Tag Archives: Advanced math

MathXL Adaptive Learning

The Study Plan Manager allows the instructor to customize the assignments the system will assign. With the newest version of our textbook, Pearson has added an adaptive learning tool. This is not new idea. Thirty years ago Camosun ABE instructor Jack Crane had a similar paper-based system for teaching math. The computer connected to the Internet makes it far easier to create an adaptive, mastery based learning system.

When a student completes a pre-test it analyses their responses and assigns homework, not just on what they got wrong, but also on the concepts that underpin a particular concept. For example, if they have trouble adding fractions with different denominators, it will suggest they need to also do work on finding lowest common multiples.

Click on the Study Plan Manager menu item to access the settings for this tool.  The Adaptive Study Plan button allows you to turn this feature on or off.

Mastery Settings allows you to select which which assignments you want the system to use and what the mastery level for each should be. The Assigned Homework option is turned off by default. I set Assigned Tests to 75& and Assigned Quizzes to 80%. The default for the Quiz Mes is set at 100%. The animator of today’s session, Donna Densmore, recommended allowing the student to get a least one wrong here, so I have set mine to 80%.

Coverage and Scoring allows you to choose which objectives of the course to include in the Study Plan as well as what questions to make available for practice. You can drill right down to the question level to decide which question to include. Donna recommends making all of the textbook content available to students, but then exclude the objectives that are not covered in the course. That way if a student want to practice concepts that are not directly covered in the course for review or personal interest, they are available to them.

We then saw a demonstration of how to create assignments mastery levels set as prerequisites before a student can attempt then. This is an area I am already familiar with. However, there looks to be a learning curve to properly implementing the new features described above. Looks like my summer is going to be busy getting my new classroom ready to accept student in mid-August.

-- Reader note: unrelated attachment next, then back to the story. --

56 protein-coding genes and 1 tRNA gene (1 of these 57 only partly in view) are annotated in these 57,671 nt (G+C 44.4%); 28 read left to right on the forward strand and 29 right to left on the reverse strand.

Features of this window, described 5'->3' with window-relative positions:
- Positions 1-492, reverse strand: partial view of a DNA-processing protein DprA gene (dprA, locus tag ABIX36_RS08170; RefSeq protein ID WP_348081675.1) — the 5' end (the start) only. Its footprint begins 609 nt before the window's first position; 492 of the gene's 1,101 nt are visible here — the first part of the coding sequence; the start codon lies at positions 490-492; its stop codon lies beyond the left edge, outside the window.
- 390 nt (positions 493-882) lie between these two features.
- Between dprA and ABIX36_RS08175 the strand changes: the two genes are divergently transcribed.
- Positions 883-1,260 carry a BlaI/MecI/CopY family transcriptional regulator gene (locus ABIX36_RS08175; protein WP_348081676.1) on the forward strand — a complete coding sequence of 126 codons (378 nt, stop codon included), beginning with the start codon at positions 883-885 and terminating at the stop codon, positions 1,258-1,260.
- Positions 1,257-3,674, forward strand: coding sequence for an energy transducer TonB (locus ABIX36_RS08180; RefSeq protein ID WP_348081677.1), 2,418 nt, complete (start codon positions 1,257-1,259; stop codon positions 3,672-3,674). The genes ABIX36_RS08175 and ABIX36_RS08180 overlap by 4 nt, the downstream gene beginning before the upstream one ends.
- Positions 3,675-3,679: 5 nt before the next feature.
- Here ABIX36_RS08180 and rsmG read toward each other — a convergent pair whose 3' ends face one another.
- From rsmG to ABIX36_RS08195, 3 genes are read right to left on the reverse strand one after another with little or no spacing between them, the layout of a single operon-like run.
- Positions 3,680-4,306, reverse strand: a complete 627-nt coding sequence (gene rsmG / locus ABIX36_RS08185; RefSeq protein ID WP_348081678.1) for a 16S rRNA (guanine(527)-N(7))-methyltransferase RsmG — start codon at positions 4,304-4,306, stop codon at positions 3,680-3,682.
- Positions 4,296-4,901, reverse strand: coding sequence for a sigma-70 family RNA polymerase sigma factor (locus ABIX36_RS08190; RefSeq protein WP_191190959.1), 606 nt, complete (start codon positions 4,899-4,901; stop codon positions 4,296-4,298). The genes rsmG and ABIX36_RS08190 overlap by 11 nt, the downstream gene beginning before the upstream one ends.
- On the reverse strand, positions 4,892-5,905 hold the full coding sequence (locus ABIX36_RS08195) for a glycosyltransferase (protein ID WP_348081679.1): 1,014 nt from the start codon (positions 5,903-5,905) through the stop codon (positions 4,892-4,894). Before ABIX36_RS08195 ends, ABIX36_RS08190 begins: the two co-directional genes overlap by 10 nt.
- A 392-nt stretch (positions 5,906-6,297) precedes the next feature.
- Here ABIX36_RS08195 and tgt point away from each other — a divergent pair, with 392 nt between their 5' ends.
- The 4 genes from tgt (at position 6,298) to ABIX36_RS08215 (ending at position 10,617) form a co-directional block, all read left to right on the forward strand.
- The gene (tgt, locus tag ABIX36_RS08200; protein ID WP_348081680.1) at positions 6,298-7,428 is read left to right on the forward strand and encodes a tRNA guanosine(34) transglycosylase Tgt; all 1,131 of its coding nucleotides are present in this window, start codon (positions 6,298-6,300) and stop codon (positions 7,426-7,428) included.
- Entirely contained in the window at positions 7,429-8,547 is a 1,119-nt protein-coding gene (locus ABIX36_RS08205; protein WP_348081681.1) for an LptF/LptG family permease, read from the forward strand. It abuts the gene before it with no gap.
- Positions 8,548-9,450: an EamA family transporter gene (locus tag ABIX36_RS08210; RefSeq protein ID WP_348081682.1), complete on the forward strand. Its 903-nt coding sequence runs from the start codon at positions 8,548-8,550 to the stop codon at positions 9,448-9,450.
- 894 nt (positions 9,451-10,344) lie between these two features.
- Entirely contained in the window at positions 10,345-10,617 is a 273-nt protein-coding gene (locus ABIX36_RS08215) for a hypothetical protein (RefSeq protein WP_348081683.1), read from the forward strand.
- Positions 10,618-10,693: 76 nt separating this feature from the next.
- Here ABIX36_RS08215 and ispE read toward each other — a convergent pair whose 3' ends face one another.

Math 073 Trig Problems


In the vein of ‘word problems can be a problem‘, I offer this worked solution to a trigonometry word problem that has stumped at least one student.

Chatham Island is located 38 kilometres N 23 degrees 17 minutes west of the community of Alert Bay. A boat in distress radios its position as N 17 degrees 35 minutes east of Chatham Island and N 18 degrees 41 minutes west of Victoria. How far is the boat from the city?

The first step is to make a drawing. We will use the letter C to represent Chatham Island, the letter A to represent Alert Bay and the letter N to represent due North.


The boat is N 17 degrees 35 minutes of Chatham Island. We add it to the above drawing as B and get the following.


The boat’s position of N 19 degrees 41 minutes West of Alert Bay is the last bit of information we add.



So we can easily enter numbers into the calculator, we convert all angles to decimal degrees from degrees and minutes. We need to remember that one minute is one sixtieth of a degree or 1/60. So to convert the angle above Chatham Island we multiply the 35 minutes by 1/60 and then add that to the 17 degrees to get (rounded to the nearest ten thousandth) the following:

17.5833 degrees

Using the same approach with the other angles we get

18.6833 degrees

23.2833 degrees

Now that we have everything in the drawing, let’s take stock of what we know.

Side b (across from angle B) is 38 km. Therefore b = 38.

It is important to note that, at the moment we do NOT know what angle A, B or C are. In particular note that the angle at the bottom of the drawing, 23.2833 degrees, is NOT angle A. However, we can soon calculate angle A by subtracting

23.2833 degrees from 18.6833 degrees to get 4.6000 degrees. So now we know

A = 4.6000 degrees

How about the other angles? We can find angle C, if we apply some Intermediate Math geometry. Thanks to the two parallel lines, running due north, we can use the Transversal Postulate to determine angle C. See http://library.thinkquest.org/20991/geo/parallel.html for a more detailed description of this concept of parallel lines and congruent angles. See below for how we use this concept of congruent angles to determine angle C.

For simplicity, let’s remove line a (or AB) so we can focus on line AC and the two parallel lines.


Now we add the given angle of 17.5833 to the determined angle of 23.2833 to get 40.8666 degrees.

17.5833 + 23.2833 = 40.8666

Remembering that a straight line has 180 degrees we can subtract 40.8666 from 180 degrees.

180 – 40.8666 = 139.1334

That tells us that angle C is 139.1334 degrees.

Also remembering that a triangle has 180 degrees, we can add angle A (4.6000 degrees) to angle C (139.1334 degrees) and then subtract that 180 degrees to find angle B.

180 – (4.6000 + 139.1334) = 36.2666

Thus angle B is 36.2666 degrees.

Let’s bring back the drawing of the original problem, now with all the angles included.

The distance the boat (B) is from Alert Bay (A) is represented by line BA (also known a line c). We use the law of sines to find c.

b/sin B = c/sin C

Substituting the appropriate values in, we have

38/sin 36.2666 = c/sin 139.1334

c = 38 x sin 139.1334/ sin 36.2666

c is approximately 42 km (rounded).

So the boat is 42 km from Alert Bay. Using the law of sins again we could also determine how far the boat is from Chatham Island.